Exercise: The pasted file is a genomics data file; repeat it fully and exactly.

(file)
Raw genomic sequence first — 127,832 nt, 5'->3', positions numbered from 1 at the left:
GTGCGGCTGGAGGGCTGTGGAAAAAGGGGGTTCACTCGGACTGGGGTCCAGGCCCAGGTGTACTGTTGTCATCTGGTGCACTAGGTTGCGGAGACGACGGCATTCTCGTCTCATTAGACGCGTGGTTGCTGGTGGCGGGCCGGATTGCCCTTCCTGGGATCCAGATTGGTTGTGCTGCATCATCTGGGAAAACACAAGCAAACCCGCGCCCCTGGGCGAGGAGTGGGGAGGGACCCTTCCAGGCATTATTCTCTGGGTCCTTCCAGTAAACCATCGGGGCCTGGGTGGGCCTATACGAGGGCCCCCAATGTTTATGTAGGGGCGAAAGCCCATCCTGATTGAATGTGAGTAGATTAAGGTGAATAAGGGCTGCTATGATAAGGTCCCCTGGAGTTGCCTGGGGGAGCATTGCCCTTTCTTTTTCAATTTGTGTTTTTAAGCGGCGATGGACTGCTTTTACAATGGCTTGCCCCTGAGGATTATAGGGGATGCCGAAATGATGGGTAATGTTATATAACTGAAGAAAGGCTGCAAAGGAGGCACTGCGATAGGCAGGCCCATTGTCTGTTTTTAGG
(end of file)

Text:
Raw genomic sequence first — 127,832 nt, 5'->3', positions numbered from 1 at the left:
GTGCGGCTGGAGGGCTGTGGAAAAAGGGGGTTCACTCGGACTGGGGTCCAGGCCCAGGTGTACTGTTGTCATCTGGTGCACTAGGTTGCGGAGACGACGGCATTCTCGTCTCATTAGACGCGTGGTTGCTGGTGGCGGGCCGGATTGCCCTTCCTGGGATCCAGATTGGTTGTGCTGCATCATCTGGGAAAACACAAGCAAACCCGCGCCCCTGGGCGAGGAGTGGGGAGGGACCCTTCCAGGCATTATTCTCTGGGTCCTTCCAGTAAACCATCGGGGCCTGGGTGGGCCTATACGAGGGCCCCCAATGTTTATGTAGGGGCGAAAGCCCATCCTGATTGAATGTGAGTAGATTAAGGTGAATAAGGGCTGCTATGATAAGGTCCCCTGGAGTTGCCTGGGGGAGCATTGCCCTTTCTTTTTCAATTTGTGTTTTTAAGCGGCGATGGACTGCTTTTACAATGGCTTGCCCCTGAGGATTATAGGGGATGCCGAAATGATGGGTAATGTTATATAACTGAAGAAAGGCTGCAAAGGAGGCACTGCGATAGGCAGGCCCATTGTCTGTTTTTAGG